Last night was the second night, thus the second Passover sedar. The word “sedar” means “order.” We read the Haggadah (spelling?) which describes Moses leading the Jewish slaves out of Egypt. They’d been building those pyramids for Pharoah for 400 years and were way tired!
Because we have a small extended family, we always invite friends over to celebrate. This time we blended several new friends from various walks of life with a few “old” friends. What was cool was that although each person was Jewish by heritage, their personal recollections of their childhood Passover sedar experiences were totally different.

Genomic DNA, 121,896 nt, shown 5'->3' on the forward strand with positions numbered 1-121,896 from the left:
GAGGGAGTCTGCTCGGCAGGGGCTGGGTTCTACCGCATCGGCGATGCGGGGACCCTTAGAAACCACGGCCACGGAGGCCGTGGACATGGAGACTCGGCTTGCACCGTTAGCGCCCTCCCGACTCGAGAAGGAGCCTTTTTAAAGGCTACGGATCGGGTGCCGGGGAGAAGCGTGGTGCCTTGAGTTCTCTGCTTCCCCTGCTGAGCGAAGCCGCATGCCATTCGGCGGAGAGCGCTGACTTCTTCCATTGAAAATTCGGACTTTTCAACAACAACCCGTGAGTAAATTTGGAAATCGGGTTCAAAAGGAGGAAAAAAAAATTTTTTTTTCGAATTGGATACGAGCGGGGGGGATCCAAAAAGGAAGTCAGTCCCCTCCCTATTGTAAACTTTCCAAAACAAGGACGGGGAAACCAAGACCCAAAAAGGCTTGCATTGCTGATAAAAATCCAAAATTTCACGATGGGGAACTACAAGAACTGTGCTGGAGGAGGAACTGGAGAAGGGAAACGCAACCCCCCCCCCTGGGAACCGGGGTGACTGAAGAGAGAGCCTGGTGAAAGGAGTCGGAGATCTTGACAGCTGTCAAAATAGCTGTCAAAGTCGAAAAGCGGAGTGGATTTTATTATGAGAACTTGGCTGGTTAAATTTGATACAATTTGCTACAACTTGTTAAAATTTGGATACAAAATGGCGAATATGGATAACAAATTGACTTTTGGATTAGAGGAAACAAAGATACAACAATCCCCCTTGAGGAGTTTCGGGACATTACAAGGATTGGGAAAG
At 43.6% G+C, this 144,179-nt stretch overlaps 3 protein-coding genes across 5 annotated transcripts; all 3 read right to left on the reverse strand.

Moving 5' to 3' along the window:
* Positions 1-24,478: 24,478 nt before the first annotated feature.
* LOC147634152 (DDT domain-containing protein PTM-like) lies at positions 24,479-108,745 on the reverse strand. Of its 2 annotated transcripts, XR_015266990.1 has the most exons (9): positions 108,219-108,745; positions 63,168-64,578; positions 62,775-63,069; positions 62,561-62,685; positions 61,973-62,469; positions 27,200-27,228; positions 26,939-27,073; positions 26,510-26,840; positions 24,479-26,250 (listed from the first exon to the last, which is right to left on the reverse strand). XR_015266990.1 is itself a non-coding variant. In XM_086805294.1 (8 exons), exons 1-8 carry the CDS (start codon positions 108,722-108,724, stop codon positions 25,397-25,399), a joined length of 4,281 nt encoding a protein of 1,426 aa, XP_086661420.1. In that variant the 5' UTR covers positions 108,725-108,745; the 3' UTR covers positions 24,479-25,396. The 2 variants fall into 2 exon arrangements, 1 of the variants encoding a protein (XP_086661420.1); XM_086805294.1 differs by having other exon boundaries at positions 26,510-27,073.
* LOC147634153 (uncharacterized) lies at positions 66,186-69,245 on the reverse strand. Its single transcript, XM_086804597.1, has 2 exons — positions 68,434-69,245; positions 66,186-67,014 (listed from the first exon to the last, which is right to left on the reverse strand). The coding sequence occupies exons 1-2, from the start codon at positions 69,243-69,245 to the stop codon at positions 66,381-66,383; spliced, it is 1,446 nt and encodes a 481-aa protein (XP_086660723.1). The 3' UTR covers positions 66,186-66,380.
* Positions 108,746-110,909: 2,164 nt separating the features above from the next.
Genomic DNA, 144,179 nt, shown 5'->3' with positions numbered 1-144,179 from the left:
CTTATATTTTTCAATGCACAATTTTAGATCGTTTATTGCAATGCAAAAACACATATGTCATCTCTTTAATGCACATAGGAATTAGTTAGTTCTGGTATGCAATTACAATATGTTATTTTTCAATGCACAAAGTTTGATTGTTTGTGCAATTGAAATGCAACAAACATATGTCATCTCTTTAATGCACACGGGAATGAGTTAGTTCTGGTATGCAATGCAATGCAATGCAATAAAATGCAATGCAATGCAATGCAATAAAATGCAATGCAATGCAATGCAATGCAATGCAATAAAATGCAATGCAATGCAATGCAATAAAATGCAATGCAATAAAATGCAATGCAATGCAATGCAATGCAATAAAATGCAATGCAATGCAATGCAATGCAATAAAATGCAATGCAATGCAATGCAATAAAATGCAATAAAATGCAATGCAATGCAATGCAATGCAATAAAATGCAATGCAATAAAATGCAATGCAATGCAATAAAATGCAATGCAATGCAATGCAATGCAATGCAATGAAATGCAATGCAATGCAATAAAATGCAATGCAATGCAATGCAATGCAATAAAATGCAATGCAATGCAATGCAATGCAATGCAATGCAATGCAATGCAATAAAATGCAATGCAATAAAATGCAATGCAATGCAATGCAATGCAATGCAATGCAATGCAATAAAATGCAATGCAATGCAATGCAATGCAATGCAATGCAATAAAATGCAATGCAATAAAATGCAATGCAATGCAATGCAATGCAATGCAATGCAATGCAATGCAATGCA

In the 1960s and ’70s, Reform Jews grew up reading from the free but boring Maxwell House Coffee Haggadahs. Today, those are still available but really dry. Over the years, our family was fortunate to accumulate some beautifully illustrated Haggadahs with insightful discussion questions printed in the margin of each page. For example, “In what ways are we slaves today?”
But the rocking part of the sedar was the naming of the ten plgues G-d visited upon the Egyptians when Pharoah refused to let the Jews go. We distributed plastic frogs, cows, lions, lice, hail, etc., along with masks my artist friend, Tobi Abrams, made to describe each plague! Each of the ten participants held up that particular item when it was named. It brought some levity to the sedar. Definitely a new custom for everyone in attendance!
To our family, the whole idea of the sedar is not something to rush through so we can eat, but rather an hour-long oasis in which to reflect about our lives through various discussion questions threaded through the service. COMMENTS